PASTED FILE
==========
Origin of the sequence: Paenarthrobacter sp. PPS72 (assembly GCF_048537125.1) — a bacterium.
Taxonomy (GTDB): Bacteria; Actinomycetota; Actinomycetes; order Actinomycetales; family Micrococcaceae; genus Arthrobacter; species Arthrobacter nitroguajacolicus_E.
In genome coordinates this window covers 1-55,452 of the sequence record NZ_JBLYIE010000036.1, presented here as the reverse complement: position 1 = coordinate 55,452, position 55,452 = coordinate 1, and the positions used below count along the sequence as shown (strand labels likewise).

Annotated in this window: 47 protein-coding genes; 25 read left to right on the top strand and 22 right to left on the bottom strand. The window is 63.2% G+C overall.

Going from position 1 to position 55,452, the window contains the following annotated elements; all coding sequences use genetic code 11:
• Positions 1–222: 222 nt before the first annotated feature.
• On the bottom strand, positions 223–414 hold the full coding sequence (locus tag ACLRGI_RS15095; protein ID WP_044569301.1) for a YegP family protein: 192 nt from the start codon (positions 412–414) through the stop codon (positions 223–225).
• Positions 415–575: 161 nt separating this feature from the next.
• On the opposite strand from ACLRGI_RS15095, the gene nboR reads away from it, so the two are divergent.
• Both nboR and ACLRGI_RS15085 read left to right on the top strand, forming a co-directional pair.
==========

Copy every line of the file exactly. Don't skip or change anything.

Origin of the sequence: Paenarthrobacter sp. PPS72 (assembly GCF_048537125.1) — a bacterium.
Taxonomy (GTDB): Bacteria; Actinomycetota; Actinomycetes; order Actinomycetales; family Micrococcaceae; genus Arthrobacter; species Arthrobacter nitroguajacolicus_E.
In genome coordinates this window covers 1-55,452 of the sequence record NZ_JBLYIE010000036.1, presented here as the reverse complement: position 1 = coordinate 55,452, position 55,452 = coordinate 1, and the positions used below count along the sequence as shown (strand labels likewise).

Annotated in this window: 47 protein-coding genes; 25 read left to right on the top strand and 22 right to left on the bottom strand. The window is 63.2% G+C overall.

Going from position 1 to position 55,452, the window contains the following annotated elements; all coding sequences use genetic code 11:
• Positions 1–222: 222 nt before the first annotated feature.
• On the bottom strand, positions 223–414 hold the full coding sequence (locus tag ACLRGI_RS15095; protein ID WP_044569301.1) for a YegP family protein: 192 nt from the start codon (positions 412–414) through the stop codon (positions 223–225).
• Positions 415–575: 161 nt separating this feature from the next.
• On the opposite strand from ACLRGI_RS15095, the gene nboR reads away from it, so the two are divergent.
• Both nboR and ACLRGI_RS15085 read left to right on the top strand, forming a co-directional pair.